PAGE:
BOWLING GREEN — For the last seven years, Dorian Hendrix had played defense. Nothing but defense.
So when Bowling Green State University football coach Mike Jinks approached Hendrix this past winter about switching to the other side of the ball for his senior season, you might think Hendrix opposed the move.
Bowling Green fullback Dorian Hendrix works on a drill with several other players at practice. Hendrix has moved from defense to offense for the Falcons.
Blade/Jetta Fraser Enlarge
You would be wrong.
“Coach Jinks told me he had been thinking about it for a while, and I told him that if he wanted to make the switch, I was willing to do it,” Hendrix said. “He talked to the staff about it, and the next thing I knew I was getting reps at H-back.”
While the move was based partly on need after the Falcons graduated Hunter Folkertsma and Leonard Skattebo, Jinks said he had noticed the athleticism of the 6-foot-1, 247-pound Hendrix.
“He even played a little quarterback in high school,” Jinks said. “He’s got a decent skill set. To this point, I’ve been pleased with what I’ve seen out of him. He’s going to get a lot of playing time at that position.”
Playing time was what prompted the switch to defense by Hendrix in high school. He was a freshman quarterback at Wayne High School in suburban Dayton, where the starter was a junior by the name of Braxton Miller, so Hendrix switched to linebacker as a sophomore.
“It was a need for our football team, and I was willing to do anything to help our team win games,” Hendrix said. “But it was a great experience.”
The switch obviously worked out for Hendrix, who was a three-year starter for the Warriors and was an All-Ohio choice as a senior in 2013, earning a scholarship to Kentucky.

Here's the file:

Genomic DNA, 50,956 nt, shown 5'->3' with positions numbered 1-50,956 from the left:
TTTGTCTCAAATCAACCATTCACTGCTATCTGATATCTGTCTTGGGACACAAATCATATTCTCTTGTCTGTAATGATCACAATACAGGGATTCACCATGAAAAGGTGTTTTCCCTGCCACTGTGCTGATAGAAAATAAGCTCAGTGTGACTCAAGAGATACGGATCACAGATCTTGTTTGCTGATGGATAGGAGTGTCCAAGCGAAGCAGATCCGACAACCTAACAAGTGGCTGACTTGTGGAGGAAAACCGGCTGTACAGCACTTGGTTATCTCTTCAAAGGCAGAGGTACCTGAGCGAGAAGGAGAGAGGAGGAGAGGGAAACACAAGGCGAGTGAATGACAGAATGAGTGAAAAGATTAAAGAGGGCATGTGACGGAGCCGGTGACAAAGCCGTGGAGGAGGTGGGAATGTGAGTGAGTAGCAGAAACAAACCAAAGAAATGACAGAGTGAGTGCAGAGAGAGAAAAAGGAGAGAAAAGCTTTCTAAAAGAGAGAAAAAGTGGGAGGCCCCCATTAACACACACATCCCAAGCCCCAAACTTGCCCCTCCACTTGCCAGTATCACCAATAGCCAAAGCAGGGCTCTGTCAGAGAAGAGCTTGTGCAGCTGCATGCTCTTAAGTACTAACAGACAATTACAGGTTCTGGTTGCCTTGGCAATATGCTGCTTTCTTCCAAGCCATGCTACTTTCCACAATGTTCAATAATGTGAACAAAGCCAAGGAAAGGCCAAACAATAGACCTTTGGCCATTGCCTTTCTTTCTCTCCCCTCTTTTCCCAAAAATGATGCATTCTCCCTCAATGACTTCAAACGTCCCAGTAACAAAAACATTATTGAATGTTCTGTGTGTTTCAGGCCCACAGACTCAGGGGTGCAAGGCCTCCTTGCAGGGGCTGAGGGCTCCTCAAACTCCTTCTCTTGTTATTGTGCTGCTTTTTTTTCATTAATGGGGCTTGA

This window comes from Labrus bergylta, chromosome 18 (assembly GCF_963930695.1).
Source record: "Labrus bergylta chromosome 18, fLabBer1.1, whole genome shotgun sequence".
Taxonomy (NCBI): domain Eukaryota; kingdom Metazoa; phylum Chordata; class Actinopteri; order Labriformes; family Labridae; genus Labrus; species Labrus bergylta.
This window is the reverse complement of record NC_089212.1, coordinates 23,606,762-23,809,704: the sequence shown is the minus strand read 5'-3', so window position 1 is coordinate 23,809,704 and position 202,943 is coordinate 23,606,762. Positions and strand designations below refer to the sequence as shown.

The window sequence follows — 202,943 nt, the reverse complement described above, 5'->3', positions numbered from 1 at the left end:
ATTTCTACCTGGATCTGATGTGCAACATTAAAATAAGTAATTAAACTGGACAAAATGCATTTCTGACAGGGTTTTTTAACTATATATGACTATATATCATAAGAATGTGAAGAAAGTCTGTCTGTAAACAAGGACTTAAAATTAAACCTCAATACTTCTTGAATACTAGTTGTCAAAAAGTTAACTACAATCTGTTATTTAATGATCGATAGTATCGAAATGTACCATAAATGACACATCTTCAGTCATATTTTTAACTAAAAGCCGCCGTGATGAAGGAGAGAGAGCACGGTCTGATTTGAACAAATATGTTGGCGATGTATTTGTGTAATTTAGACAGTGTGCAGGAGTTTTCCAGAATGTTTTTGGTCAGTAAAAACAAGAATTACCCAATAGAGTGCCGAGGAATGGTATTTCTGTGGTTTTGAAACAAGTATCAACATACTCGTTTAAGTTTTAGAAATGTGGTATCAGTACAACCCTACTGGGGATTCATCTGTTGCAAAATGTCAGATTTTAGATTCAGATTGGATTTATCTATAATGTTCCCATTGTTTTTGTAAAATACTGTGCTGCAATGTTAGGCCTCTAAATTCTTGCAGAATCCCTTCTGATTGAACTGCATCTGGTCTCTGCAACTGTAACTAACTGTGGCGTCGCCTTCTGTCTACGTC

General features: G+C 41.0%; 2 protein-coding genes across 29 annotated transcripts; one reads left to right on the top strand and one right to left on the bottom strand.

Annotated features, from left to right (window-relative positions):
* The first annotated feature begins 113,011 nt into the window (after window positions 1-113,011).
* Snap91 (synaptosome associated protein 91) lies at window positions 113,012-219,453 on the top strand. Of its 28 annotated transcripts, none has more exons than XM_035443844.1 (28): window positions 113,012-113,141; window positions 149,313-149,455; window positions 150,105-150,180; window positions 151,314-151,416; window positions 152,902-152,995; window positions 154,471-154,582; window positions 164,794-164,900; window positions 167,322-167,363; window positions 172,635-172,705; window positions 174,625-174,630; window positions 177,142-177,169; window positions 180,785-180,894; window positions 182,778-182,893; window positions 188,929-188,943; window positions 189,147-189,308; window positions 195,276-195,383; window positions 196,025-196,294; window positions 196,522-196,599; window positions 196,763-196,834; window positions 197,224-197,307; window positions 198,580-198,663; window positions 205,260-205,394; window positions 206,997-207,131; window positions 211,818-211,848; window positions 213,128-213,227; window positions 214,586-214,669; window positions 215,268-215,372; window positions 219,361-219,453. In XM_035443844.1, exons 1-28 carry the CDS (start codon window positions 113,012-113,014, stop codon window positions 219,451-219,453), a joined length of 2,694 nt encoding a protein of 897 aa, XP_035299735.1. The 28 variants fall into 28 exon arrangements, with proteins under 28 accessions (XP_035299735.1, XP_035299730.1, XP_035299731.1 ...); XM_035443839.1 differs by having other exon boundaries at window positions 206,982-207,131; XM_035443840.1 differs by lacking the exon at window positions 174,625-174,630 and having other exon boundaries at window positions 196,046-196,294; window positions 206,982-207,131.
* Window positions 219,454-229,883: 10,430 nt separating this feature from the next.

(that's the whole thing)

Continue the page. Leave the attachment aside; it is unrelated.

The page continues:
After redshirting his first year on campus, Hendrix transferred to BG and sat out the 2015 season. He made 11 tackles in 11 games the following year, then fought through injuries to make four tackles in seven games a season ago.
“He has battled the injury bug a little bit,” Jinks said of Hendrix. “But he has a physicalness about him, and I’m fired up about what he brings to the table.”
The biggest adjustment in the switch from defense to offense, according to Hendrix, is getting back to what he called “the smooth and groove” of playing offense.
“There’s a character difference between guys on offense and defense,” he said. “Defensive guys are aggressive and rough and edgy, and offensive guys have to be under control.
“On defense you just fly to the ball. On offense there’s more finesse, where you focus on just doing your job at a high level.”
But Hendrix said there are times where his “defensive” persona helps him on offense.
“When you go in between the guards, I put my head down and try to bring that defensive mentality back,” he said. “We have a little bit of a rivalry with the guys I used to play with, but it has been fun too.”
Hendrix likes the challenge of making that adjustment, and he also is willing to accept the challenge of making the fullback or H-back position an important part of Bowling Green’s offense.
“In this day and age, the fullback position is dying away a little bit,” he admitted. “Now teams are looking for a guy who is more versatile.
“They want someone who can carry the ball, but also someone who can lead block and create holes for the running backs. I think I can do that.”
INJURY UPDATE: Senior CB Robert Jackson absorbed a big hit in practice last week that has kept him out of practice since. The good news, according to Jinks, is that the hit did not lead to a serious injury.
“I think the collision looked a little nastier than the actual outcome,” Jinks said of Jackson, who has an upper leg injury. “I think there’s just bruising, and we’ll have him back prior to the end of spring football.”
HUETTEL LEAVES: Former BG offensive lineman Alex Huettel, who served as a graduate assistant coach on the offensive line, has taken a full-time job as an offensive line coach at Gannon University, a Division II school in Erie, Pa.
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